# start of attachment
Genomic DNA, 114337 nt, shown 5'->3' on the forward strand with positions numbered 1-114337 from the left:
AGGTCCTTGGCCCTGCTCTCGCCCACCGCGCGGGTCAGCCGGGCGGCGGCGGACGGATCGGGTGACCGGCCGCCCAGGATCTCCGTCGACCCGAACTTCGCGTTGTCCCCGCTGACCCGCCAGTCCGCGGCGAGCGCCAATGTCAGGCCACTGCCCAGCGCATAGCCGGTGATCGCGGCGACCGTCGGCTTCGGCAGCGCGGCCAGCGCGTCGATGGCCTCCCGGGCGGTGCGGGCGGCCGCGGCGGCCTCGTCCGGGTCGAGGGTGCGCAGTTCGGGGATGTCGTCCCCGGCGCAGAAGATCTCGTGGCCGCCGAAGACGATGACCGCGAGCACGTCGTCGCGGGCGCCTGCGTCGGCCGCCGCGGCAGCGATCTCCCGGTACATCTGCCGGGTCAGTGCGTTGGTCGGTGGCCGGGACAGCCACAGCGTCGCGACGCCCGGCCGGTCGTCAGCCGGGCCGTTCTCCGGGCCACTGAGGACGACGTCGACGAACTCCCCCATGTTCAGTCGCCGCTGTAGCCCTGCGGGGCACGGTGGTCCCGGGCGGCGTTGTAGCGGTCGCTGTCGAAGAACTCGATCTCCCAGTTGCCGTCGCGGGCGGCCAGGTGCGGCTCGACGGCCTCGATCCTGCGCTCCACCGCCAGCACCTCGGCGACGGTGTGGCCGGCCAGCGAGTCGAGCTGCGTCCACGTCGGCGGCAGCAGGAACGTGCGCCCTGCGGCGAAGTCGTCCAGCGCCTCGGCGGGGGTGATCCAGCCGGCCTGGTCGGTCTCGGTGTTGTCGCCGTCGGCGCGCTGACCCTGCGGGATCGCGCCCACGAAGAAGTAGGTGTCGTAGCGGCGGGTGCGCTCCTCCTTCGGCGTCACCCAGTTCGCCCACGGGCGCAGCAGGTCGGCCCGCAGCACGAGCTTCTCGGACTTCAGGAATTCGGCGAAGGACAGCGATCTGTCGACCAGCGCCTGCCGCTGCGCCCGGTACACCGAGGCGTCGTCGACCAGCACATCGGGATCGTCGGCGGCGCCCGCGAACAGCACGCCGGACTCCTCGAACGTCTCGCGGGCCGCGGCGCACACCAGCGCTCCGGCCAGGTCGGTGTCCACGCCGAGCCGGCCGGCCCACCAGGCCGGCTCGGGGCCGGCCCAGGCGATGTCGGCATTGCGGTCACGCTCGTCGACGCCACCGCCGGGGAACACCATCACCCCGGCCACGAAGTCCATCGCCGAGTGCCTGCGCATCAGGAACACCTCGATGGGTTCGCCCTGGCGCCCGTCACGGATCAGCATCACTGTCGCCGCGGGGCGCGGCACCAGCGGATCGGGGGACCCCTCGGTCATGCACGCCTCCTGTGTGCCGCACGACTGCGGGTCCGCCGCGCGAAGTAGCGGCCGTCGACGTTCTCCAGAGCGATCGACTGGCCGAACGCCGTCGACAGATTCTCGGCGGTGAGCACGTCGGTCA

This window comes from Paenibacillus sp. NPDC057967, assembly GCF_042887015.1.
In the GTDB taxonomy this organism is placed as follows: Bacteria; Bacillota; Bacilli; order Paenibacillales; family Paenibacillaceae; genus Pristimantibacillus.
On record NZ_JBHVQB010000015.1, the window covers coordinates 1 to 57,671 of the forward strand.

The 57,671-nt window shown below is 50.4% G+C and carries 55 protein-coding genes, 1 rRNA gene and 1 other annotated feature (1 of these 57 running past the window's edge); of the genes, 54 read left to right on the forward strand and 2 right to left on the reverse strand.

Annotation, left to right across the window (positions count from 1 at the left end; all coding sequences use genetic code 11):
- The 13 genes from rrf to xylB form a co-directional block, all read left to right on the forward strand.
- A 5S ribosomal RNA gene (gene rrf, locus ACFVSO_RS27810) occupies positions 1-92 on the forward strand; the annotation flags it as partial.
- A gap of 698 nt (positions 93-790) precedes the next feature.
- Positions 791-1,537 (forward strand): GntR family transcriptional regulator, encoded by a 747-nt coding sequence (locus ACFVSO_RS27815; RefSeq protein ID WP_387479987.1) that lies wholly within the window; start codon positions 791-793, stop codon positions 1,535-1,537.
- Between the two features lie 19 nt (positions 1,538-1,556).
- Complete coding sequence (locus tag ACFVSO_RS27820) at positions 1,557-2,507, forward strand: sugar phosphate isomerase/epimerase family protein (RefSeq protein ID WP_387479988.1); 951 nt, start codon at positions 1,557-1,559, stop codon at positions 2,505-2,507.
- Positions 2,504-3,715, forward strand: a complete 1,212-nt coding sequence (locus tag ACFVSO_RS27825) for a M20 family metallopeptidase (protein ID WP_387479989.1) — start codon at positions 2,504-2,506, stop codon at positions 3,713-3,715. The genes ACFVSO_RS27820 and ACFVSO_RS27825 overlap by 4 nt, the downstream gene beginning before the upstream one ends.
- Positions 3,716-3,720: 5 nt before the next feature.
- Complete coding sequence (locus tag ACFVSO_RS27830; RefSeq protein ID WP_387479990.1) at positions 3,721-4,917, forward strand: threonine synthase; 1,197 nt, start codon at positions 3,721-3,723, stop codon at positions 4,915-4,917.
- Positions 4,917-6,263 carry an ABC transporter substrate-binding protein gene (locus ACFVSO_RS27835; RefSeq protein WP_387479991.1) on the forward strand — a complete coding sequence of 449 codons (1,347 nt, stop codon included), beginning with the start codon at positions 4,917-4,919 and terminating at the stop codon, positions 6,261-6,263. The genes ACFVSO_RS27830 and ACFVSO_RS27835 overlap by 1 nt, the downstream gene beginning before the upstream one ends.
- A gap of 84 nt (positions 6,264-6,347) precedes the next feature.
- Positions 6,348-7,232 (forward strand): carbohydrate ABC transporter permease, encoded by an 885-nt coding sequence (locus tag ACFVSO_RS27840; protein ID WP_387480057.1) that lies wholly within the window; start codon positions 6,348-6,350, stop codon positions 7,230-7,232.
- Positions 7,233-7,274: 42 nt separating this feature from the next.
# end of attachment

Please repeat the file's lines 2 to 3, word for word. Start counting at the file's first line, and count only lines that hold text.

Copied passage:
AGGTCCTTGGCCCTGCTCTCGCCCACCGCGCGGGTCAGCCGGGCGGCGGCGGACGGATCGGGTGACCGGCCGCCCAGGATCTCCGTCGACCCGAACTTCGCGTTGTCCCCGCTGACCCGCCAGTCCGCGGCGAGCGCCAATGTCAGGCCACTGCCCAGCGCATAGCCGGTGATCGCGGCGACCGTCGGCTTCGGCAGCGCGGCCAGCGCGTCGATGGCCTCCCGGGCGGTGCGGGCGGCCGCGGCGGCCTCGTCCGGGTCGAGGGTGCGCAGTTCGGGGATGTCGTCCCCGGCGCAGAAGATCTCGTGGCCGCCGAAGACGATGACCGCGAGCACGTCGTCGCGGGCGCCTGCGTCGGCCGCCGCGGCAGCGATCTCCCGGTACATCTGCCGGGTCAGTGCGTTGGTCGGTGGCCGGGACAGCCACAGCGTCGCGACGCCCGGCCGGTCGTCAGCCGGGCCGTTCTCCGGGCCACTGAGGACGACGTCGACGAACTCCCCCATGTTCAGTCGCCGCTGTAGCCCTGCGGGGCACGGTGGTCCCGGGCGGCGTTGTAGCGGTCGCTGTCGAAGAACTCGATCTCCCAGTTGCCGTCGCGGGCGGCCAGGTGCGGCTCGACGGCCTCGATCCTGCGCTCCACCGCCAGCACCTCGGCGACGGTGTGGCCGGCCAGCGAGTCGAGCTGCGTCCACGTCGGCGGCAGCAGGAACGTGCGCCCTGCGGCGAAGTCGTCCAGCGCCTCGGCGGGGGTGATCCAGCCGGCCTGGTCGGTCTCGGTGTTGTCGCCGTCGGCGCGCTGACCCTGCGGGATCGCGCCCACGAAGAAGTAGGTGTCGTAGCGGCGGGTGCGCTCCTCCTTCGGCGTCACCCAGTTCGCCCACGGGCGCAGCAGGTCGGCCCGCAGCACGAGCTTCTCGGACTTCAGGAATTCGGCGAAGGACAGCGATCTGTCGACCAGCGCCTGCCGCTGCGCCCGGTACACCGAGGCGTCGTCGACCAGCACATCGGGATCGTCGGCGGCGCCCGCGAACAGCACGCCGGACTCCTCGAACGTCTCGCGGGCCGCGGCGCACACCAGCGCTCCGGCCAGGTCGGTGTCCACGCCGAGCCGGCCGGCCCACCAGGCCGGCTCGGGGCCGGCCCAGGCGATGTCGGCATTGCGGTCACGCTCGTCGACGCCACCGCCGGGGAACACCATCACCCCGGCCACGAAGTCCATCGCCGAGTGCCTGCGCATCAGGAACACCTCGATGGGTTCGCCCTGGCGCCCGTCACGGATCAGCATCACTGTCGCCGCGGGGCGCGGCACCAGCGGATCGGGGGACCCCTCGGTCATGCACGCCTCCTGTGTGCCGCACGACTGCGGGTCCGCCGCGCGAAGTAGCGGCCGTCGACGTTCTCCAGAGCGATCGACTGGCCGAACGCCGTCGACAGATTCTCGGCGGTGAGCACGTCGGTCA

This window comes from Paenibacillus sp. NPDC057967, assembly GCF_042887015.1.